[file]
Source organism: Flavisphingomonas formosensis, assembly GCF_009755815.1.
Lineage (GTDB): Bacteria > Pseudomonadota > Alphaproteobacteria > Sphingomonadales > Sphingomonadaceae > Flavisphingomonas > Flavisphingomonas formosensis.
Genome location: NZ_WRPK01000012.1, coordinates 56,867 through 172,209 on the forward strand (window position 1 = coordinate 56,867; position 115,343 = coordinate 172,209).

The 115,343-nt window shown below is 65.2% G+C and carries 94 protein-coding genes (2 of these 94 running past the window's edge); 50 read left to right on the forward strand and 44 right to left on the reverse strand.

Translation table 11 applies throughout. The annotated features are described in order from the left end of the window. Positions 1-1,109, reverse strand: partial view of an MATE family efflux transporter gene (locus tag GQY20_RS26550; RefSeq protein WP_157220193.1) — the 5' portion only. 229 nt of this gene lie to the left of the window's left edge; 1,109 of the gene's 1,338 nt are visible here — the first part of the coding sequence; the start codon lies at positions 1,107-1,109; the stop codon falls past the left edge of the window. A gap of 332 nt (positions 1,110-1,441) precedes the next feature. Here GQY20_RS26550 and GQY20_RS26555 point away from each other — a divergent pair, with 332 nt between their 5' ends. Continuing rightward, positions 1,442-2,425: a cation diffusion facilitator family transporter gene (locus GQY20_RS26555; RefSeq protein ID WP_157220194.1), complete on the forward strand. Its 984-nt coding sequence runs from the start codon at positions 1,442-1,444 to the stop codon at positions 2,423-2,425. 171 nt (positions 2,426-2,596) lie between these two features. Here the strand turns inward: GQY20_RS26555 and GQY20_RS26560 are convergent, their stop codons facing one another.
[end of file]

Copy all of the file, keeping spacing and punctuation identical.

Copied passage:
Source organism: Flavisphingomonas formosensis, assembly GCF_009755815.1.
Lineage (GTDB): Bacteria > Pseudomonadota > Alphaproteobacteria > Sphingomonadales > Sphingomonadaceae > Flavisphingomonas > Flavisphingomonas formosensis.
Genome location: NZ_WRPK01000012.1, coordinates 56,867 through 172,209 on the forward strand (window position 1 = coordinate 56,867; position 115,343 = coordinate 172,209).

The 115,343-nt window shown below is 65.2% G+C and carries 94 protein-coding genes (2 of these 94 running past the window's edge); 50 read left to right on the forward strand and 44 right to left on the reverse strand.

Translation table 11 applies throughout. The annotated features are described in order from the left end of the window. Positions 1-1,109, reverse strand: partial view of an MATE family efflux transporter gene (locus tag GQY20_RS26550; RefSeq protein WP_157220193.1) — the 5' portion only. 229 nt of this gene lie to the left of the window's left edge; 1,109 of the gene's 1,338 nt are visible here — the first part of the coding sequence; the start codon lies at positions 1,107-1,109; the stop codon falls past the left edge of the window. A gap of 332 nt (positions 1,110-1,441) precedes the next feature. Here GQY20_RS26550 and GQY20_RS26555 point away from each other — a divergent pair, with 332 nt between their 5' ends. Continuing rightward, positions 1,442-2,425: a cation diffusion facilitator family transporter gene (locus GQY20_RS26555; RefSeq protein ID WP_157220194.1), complete on the forward strand. Its 984-nt coding sequence runs from the start codon at positions 1,442-1,444 to the stop codon at positions 2,423-2,425. 171 nt (positions 2,426-2,596) lie between these two features. Here the strand turns inward: GQY20_RS26555 and GQY20_RS26560 are convergent, their stop codons facing one another.